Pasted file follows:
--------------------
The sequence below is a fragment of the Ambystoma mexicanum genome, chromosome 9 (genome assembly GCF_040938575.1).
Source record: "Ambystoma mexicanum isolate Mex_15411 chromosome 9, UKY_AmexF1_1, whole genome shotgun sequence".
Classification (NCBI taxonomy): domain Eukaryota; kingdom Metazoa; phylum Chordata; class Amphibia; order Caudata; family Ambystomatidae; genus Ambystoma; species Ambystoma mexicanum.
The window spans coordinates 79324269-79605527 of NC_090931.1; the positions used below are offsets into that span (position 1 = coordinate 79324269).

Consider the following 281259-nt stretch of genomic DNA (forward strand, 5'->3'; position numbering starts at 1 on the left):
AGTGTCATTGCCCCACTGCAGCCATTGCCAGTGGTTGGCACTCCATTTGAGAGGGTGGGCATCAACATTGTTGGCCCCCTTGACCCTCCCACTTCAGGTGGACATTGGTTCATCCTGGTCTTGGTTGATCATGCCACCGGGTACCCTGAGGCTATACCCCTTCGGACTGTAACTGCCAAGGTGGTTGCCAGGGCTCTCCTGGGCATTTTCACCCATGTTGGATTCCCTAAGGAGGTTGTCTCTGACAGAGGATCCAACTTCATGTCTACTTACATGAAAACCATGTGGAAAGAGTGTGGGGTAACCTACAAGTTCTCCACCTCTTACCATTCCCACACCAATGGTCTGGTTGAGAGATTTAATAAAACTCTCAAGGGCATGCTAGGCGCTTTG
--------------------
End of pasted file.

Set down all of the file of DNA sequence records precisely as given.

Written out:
The sequence below is a fragment of the Ambystoma mexicanum genome, chromosome 9 (genome assembly GCF_040938575.1).
Source record: "Ambystoma mexicanum isolate Mex_15411 chromosome 9, UKY_AmexF1_1, whole genome shotgun sequence".
Classification (NCBI taxonomy): domain Eukaryota; kingdom Metazoa; phylum Chordata; class Amphibia; order Caudata; family Ambystomatidae; genus Ambystoma; species Ambystoma mexicanum.
The window spans coordinates 79324269-79605527 of NC_090931.1; the positions used below are offsets into that span (position 1 = coordinate 79324269).

Consider the following 281259-nt stretch of genomic DNA (forward strand, 5'->3'; position numbering starts at 1 on the left):
AGTGTCATTGCCCCACTGCAGCCATTGCCAGTGGTTGGCACTCCATTTGAGAGGGTGGGCATCAACATTGTTGGCCCCCTTGACCCTCCCACTTCAGGTGGACATTGGTTCATCCTGGTCTTGGTTGATCATGCCACCGGGTACCCTGAGGCTATACCCCTTCGGACTGTAACTGCCAAGGTGGTTGCCAGGGCTCTCCTGGGCATTTTCACCCATGTTGGATTCCCTAAGGAGGTTGTCTCTGACAGAGGATCCAACTTCATGTCTACTTACATGAAAACCATGTGGAAAGAGTGTGGGGTAACCTACAAGTTCTCCACCTCTTACCATTCCCACACCAATGGTCTGGTTGAGAGATTTAATAAAACTCTCAAGGGCATGCTAGGCGCTTTG